A majority of voters say they would
vote to repeal Proposition 8, California's gay marriage ban,
according to a Field Poll to be released today.
Among 761 registered voters, a slim
majority (48%) say they would vote against the contentious
constitutional amendment that overturned the state Supreme Court's
May ruling in favor of gay marriage.
But forty-seven percent of respondents
say they would keep the ban and 5 percent remain undecided.
The question to overturn Proposition 8
is currently being considered by the California Supreme Court. A
ruling is expected before June.
Proposition 8 was approved by voters by
a slim 4 percent margin (52% to 48%). Today's poll shows opinions
have not wavered much since November, despite large demonstrations
and public protests against the measure.
“The results reveal a voting public
that remains sharply divided both overall and across political,
demographic and regional lines,” Field Poll Director Mark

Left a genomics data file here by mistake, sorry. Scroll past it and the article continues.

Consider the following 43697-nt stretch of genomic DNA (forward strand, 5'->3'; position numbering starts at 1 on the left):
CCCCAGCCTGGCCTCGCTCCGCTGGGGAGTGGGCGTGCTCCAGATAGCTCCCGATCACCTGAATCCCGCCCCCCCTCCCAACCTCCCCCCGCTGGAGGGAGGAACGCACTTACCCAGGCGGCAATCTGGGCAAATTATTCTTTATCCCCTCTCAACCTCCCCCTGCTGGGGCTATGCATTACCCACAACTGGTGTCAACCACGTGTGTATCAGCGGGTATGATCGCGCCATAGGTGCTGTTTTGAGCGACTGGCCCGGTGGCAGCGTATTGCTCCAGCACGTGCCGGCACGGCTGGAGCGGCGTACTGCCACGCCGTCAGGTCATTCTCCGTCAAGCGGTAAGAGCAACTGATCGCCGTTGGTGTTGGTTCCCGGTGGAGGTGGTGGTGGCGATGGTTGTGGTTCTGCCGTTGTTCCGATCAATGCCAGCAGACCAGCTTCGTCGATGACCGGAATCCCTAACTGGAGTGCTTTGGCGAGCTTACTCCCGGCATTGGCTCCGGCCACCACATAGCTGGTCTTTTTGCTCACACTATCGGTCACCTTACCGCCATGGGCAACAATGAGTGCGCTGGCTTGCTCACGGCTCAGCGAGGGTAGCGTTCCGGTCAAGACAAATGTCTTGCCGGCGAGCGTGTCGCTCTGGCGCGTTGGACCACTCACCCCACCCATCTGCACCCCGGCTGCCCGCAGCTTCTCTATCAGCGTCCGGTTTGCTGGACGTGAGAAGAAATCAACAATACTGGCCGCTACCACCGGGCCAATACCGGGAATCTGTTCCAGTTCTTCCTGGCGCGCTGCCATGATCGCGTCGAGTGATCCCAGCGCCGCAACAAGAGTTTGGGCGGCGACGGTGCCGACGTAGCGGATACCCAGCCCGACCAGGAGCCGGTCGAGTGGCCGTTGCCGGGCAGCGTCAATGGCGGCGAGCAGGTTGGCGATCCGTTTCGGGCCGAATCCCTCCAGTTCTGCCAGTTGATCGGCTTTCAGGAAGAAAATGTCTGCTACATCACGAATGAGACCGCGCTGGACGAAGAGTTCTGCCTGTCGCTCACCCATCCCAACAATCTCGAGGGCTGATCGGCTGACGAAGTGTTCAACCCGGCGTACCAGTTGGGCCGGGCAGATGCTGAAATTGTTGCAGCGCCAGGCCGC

A majority of Republicans surveyed
remain steadfastly against gay marriage (70- to -24%), while
Democrats strongly approve (63- to -31%).
Young voters between 18 and 39 favor
gay marriage by 55 percent while seniors over 65 are 58 percent
opposed, according to the poll.
Gay activists in California are
definitely not waiting to find out if the state Supreme Court rules
in their favor. Several organizations, most notably the Courage
Campaign, support a new ballot measure. And this week, Equality
California, the group that was in charge of the campaign against
Proposition 8, beefed up their leadership roster.
“We don't expect the court will rule
to overturn Prop. 8 so there will likely be another initiative,”
Rick Jacobs, chair and founder of the Courage Campaign, told the San
Francisco Chronicle. “The movement understands that we will have
to win at the ballot box as soon as it is politically feasible.”
Poll results indicate success for gay
activists would largely depend on voter turnout. It might hinge on
the composition of voters who show up on Election Day; primarily
young Democrats and older Republicans.